SCHEDULE OF COURSE LECTURES AND TUTORIALS

I expect you to have the readings/homework done for the second class in our week (i.e. for January 17th). 

January 8th: Course Introduction

January 10th: Going Digital

Reading: Daniel J. Cohen and Roy Rosenzweig, “Introduction: Promises and Perils of Digital History,” in Digital History.

Homework: Set up your home system in accordance with what we discuss in January 10th class.

PART ONE: PUTTING HISTORY ONLINE

January 15th: The History Web: Participating Online (Basic HTML skills, Google Docs, WordPress)

January 17th: The History Web: Participating Online Continued (Omeka)

Reading: “Exploring the History Web,” in Digital History.

Watch “History of the Internet” on YouTube (just search for “History of the Internet” at http://www.youtube.com/ or the direct URL is http://www.youtube.com/watch?v=9hIQjrMHTv4).

Homework: Say hi in your first course blog post! Who are you, why are you in the course, what’s your background?

January 22nd: Citizen Histories: From Wikipedia to the 9/11 Archive (Also Open Access, Copyright issues)

January 24th: Evaluating Web Sources: Successes, Hoaxes, and the Strange Things out There

Reading: Explore the following websites:

Homework: Write a short blog post on these sites. What are they? What do they offer? Are they valuable? Representative? (500-800 words)

“Owning the Past,” in Digital History.

Read also Toni Appelbaum, “How the Professor Who Fooled Wikipedia Got Caught by Reddit,” 15 May 2012, available online, http://www.theatlantic.com/technology/archive/2012/05/how-the-professor-who-fooled-wikipedia-got-caught-by-reddit/257134/.

January 29th: Podcasting (and Google Sketchup Download tutorial)

January 31st: 3D PRINTING DEMO

Reading: Devon Elliott, Robert MacDougall, and William J. Turkel, “New Old Things: Fabrication, Physical Computing, and Experiment in Historical Practice,” Canadian Journal of Communication, 37 (2012): 121-128. Available online.

Homework: Building off what we learn in class, make a simple object in GOOGLE SKETCHUP. We’ll vote on what one we want to print for January 31st!

PART TWO: DOING HISTORY WITH COMPUTERS

February 5th: Textual Analysis

February 7th: Topic Modeling

Reading: Jean-Baptiste Michel et al, “Quantitative Analysis of Culture Using Millions of Digitized Books,” Science.

Read the following websites and explore the projects:

Homework: Write a short blog post on the Science article, the N-Gram viewer, and the Mining the Dispatch website. Play with them! Have fun! What do you think?

February 12th: Digitizing Primary Documents

February 14th: The Role of Archives

Reading: Kate Theimer, “Archives in Context and as Context,” Journal of Digital Humanities, 1.2 (Spring 2012), http://journalofdigitalhumanities.org/1-2/archives-in-context-and-as-context-by-kate-theimer/.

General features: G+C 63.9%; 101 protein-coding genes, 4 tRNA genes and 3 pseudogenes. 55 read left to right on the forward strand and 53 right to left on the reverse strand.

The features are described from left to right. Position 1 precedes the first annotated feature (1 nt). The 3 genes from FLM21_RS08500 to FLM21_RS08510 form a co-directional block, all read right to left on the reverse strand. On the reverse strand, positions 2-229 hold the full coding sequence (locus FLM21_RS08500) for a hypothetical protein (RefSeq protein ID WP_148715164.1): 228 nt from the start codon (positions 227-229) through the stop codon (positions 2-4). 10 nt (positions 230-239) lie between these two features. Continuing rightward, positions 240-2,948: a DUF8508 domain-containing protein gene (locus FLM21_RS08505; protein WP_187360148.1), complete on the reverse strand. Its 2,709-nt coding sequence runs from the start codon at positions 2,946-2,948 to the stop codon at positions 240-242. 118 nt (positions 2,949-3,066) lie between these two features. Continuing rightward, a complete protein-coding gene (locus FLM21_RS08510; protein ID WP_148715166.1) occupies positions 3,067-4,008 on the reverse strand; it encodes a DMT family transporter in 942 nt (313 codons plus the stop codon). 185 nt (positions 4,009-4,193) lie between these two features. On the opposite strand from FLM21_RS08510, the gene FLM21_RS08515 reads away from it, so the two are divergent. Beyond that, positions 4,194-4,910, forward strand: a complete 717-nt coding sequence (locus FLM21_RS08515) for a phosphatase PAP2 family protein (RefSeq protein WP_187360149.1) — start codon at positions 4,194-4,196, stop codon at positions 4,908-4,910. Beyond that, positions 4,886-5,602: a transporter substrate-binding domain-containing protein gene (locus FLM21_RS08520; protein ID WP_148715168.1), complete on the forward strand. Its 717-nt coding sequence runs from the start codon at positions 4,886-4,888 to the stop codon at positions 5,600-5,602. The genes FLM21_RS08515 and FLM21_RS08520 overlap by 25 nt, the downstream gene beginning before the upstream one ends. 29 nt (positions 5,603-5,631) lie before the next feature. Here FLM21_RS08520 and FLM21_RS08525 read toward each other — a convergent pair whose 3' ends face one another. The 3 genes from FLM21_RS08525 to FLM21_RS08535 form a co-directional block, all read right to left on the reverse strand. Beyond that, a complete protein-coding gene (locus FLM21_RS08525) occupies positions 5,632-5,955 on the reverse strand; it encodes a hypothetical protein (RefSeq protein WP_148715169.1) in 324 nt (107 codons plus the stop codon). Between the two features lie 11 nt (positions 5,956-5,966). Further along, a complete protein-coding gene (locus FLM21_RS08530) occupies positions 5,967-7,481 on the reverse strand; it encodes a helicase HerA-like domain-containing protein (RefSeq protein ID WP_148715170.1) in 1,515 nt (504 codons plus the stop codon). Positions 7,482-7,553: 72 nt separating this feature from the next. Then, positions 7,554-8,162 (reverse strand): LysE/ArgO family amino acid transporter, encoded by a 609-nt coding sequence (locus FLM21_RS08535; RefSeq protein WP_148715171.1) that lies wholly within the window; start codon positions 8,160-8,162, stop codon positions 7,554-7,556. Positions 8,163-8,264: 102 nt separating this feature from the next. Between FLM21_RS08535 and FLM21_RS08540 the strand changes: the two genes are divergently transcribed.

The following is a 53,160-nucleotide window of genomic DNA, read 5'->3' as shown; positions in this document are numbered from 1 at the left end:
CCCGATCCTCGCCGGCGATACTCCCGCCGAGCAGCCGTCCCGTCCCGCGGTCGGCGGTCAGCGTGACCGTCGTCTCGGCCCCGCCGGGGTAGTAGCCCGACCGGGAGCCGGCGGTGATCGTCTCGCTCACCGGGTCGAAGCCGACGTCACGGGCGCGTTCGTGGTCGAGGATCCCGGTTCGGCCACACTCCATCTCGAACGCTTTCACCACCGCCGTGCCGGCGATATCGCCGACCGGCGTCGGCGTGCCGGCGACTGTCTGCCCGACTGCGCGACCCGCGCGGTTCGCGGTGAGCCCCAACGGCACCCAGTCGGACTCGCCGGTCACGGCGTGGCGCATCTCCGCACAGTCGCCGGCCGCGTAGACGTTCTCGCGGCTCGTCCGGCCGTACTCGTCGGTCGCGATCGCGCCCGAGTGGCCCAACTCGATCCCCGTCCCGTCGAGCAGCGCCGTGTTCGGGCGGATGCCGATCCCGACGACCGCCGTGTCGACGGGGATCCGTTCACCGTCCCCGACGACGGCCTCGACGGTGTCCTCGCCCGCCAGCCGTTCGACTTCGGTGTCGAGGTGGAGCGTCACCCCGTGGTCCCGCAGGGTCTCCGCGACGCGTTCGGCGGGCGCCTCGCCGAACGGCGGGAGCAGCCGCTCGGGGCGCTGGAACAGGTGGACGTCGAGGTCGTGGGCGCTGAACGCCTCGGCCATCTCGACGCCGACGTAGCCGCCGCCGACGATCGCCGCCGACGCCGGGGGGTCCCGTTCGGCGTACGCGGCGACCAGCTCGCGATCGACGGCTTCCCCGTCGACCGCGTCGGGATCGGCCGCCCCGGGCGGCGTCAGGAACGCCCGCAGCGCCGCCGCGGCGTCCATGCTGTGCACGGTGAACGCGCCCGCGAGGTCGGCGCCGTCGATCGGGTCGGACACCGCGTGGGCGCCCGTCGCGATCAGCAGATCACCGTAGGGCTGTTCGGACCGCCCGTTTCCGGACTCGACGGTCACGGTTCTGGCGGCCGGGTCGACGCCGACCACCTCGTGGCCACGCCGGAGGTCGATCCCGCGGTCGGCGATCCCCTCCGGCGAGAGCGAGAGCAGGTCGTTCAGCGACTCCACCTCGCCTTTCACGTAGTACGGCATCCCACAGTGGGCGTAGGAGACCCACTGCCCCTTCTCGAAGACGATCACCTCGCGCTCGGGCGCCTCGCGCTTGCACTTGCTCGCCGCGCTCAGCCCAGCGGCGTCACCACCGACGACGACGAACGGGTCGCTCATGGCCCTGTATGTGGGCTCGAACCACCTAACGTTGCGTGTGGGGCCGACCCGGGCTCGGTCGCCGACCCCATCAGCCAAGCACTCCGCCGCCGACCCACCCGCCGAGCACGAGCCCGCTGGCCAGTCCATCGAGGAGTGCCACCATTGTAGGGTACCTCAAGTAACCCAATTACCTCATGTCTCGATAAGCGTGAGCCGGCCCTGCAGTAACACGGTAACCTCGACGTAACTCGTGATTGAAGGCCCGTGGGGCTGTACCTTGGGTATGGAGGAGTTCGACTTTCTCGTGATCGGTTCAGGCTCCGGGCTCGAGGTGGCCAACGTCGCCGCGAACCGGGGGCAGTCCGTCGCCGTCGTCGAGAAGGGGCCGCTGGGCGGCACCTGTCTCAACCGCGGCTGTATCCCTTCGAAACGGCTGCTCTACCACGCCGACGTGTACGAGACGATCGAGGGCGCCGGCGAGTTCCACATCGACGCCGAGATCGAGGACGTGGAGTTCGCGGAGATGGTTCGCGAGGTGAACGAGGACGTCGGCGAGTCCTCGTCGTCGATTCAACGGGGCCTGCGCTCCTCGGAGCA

Watch: “How the Internet Works in 5 Minutes.” Type that into the search bar at http://youtube.com/ or if you like direct links, it’s http://www.youtube.com/watch?v=7_LPdttKXPc.

February 19th: READING WEEK

February 21st: READING WEEK

February 26th: Spatial History: Basic GIS (QGIS)

February 28th: Spatial History: Basic GIS, Continued

Reading: “What is Spatial History?” http://www.stanford.edu/group/spatialhistory/cgi-bin/site/pub.php?id=29

“Place and the Politics of the Past” http://historyonics.blogspot.ca/2012/07/place-and-politics-of-past.html

Homework: Play with Neatline and Google Earth.

March 5th: Humanities Programming (PYTHON)

March 7th: Humanities Programming (PYTHON)

Readings: The Programming Historian 2, available online, http://programminghistorian.org. Do lessons 1, 2, and 3.

March 12th: Scheduled meetings with course director

March 14th: Visualization

Readings: The Programming Historian 2, available online, http://programminghistorian.org. Do lessons 4, 5, and 6.

Homework: After our introductory classes, begin to work through the lessons. Write up a short blog post on your encounters with Python. How far did you get? Do you think this is a valuable approach for historians? Why or why not? Note that I do not expect you to become the best Python programmer in the world. Instead, these readings are to help you start thinking about programming and whether we think it matters for Arts students.

March 19th: Revolutionizing Teaching and Learning with Digital History

March 21st: Gaming: What Could We Learn from Assassin’s Creed III?

Readings will be provided (they’ll have to do with gamification and, specifically, video games).

March 26th: Presentations

March 28th: Presentations

In lieu of readings, time to work on your final project and presentation.

April 2nd: What could be next?

April 4th: Course conclusion